Unemployment refers to a situation when all able and willing persons of a country do not get suitable opportunities to work.
- People who are engaged in economic activities are termed workers, and they constitute the workforce.
- The workforce is the total number of persons actually working.
- The workforce participation rate is the ratio of the workforce to the total population of a country.
- The worker population ratio is the ratio of the total number of workers in a country to the population in the country multiplied by 100.
Nature and Types of Unemployment in India
Various types of unemployment are prevailing in India. Of these, the most important types of unemployment are
Seasonal unemployment in India
Because of the absence of proper irrigation facilities and subsidiary employment opportunities in rural areas, multiple cropping is not possible in most rural areas. Hence, these farmers remain idle for about 5–7 months in a year. This situation is called seasonal unemployment. The Gross irrigated area as a percentage of the gross cropped area was only 17.11% in 1950–51 and it has been increased to 35–64% in 1992–93. However, it does not exceed 25% of cultivable land under multiple cropping. This implies that farmers cultivating approximately 75% of land remain involuntarily unemployed for a significant part of the cropping season.
Frictional unemployment in India
This may be the by-product of normal economic changes such as the closing of firms or may arise out of personal factors such as the search for a job after completing education and the preference for a different job environment. It implies that unemployed persons are conscious of their state of unemployment. Their state of unemployment can be described as open or visible unemployment.
Disguised unemployment in India
When more labourers are employed in a job than is actually required, the situation is termed disguised unemployment. Disguised unemployment prevails in India because of the following reasons:
- There is increasing population pressure on land.
- There is a non-availability of alternative employment opportunities in urban areas.
- Agriculture is a family occupation in India as family members do not find proper jobs in urban areas.
Technological unemployment in India
This may arise in a situation where workers are put out of work by the introduction of superior technology in their area of operation. It is high in India as the country is undergoing technological progress.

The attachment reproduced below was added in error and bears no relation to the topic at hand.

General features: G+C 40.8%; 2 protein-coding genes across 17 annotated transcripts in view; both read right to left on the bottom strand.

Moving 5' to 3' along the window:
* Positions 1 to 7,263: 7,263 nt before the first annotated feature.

Structural unemployment in India
Because of a high growth rate of the population and a slow growth rate of gross domestic product, the problem of structural unemployment has arisen in India. When there is agricultural backwardness, the growth of industrial and agricultural output will be slow, service sectors will be small in size, and hence, the demand for labour and employment opportunities will be restricted.
Educated unemployment in India
When people with general or technical education do not find proper employment opportunities in accordance with their educational qualifications, they are educated unemployed. Educated unemployment prevails in India because of the following reasons:
- Since independence, there has been a tremendous improvement and expansion of educational facilities in the country, but employment opportunities were not generated in the same proportion. This led to educated unemployment in India.
- The education system in India is not suitable for the existing job potential in the market. It does not provide vocational training but only focuses on general education.
Rural Unemployment in India
In India, the incidence of unemployment is more pronounced in rural areas. The two types of rural unemployment in India are seasonal unemployment and disguised unemployment.
Seasonal unemployment is a situation where several persons cannot find a job in a particular season as in the case of agriculture and factories producing woollens and ice cream.
Disguised unemployment refers to a situation where the marginal physical productivity of labour is zero or may become negative.
Causes of rural unemployment in India
- Agriculture is the predominant occupation of rural people, and it fails to absorb the increasing job population of the land. It also provides only seasonal employment to the rural population.
- The joint family system and the habit of staying at home are other reasons responsible for rural unemployment.
- There is a lack of alternative occupations for the rural population.
- The use of capital-intensive technology has resulted in surplus labour in rural areas which has led to rural unemployment.
Urban Unemployment in India
In India, urban unemployment is divided into industrial unemployment and educated unemployment.
Industrial unemployment: This problem became acute with the increase in the size of the urban population and the increasing migration of rural people to urban industrial areas in search of employment. The slow pace of industrialization in India could not keep pace with the growth of the urban labour force.
Educated unemployment: Educational facilities have increased very fast during the Five Year Plans. Educated people fail to earn their living through self-employment and cannot do physical work too. This gives rise to unemployment among these educated people.
The extent of Unemployment in India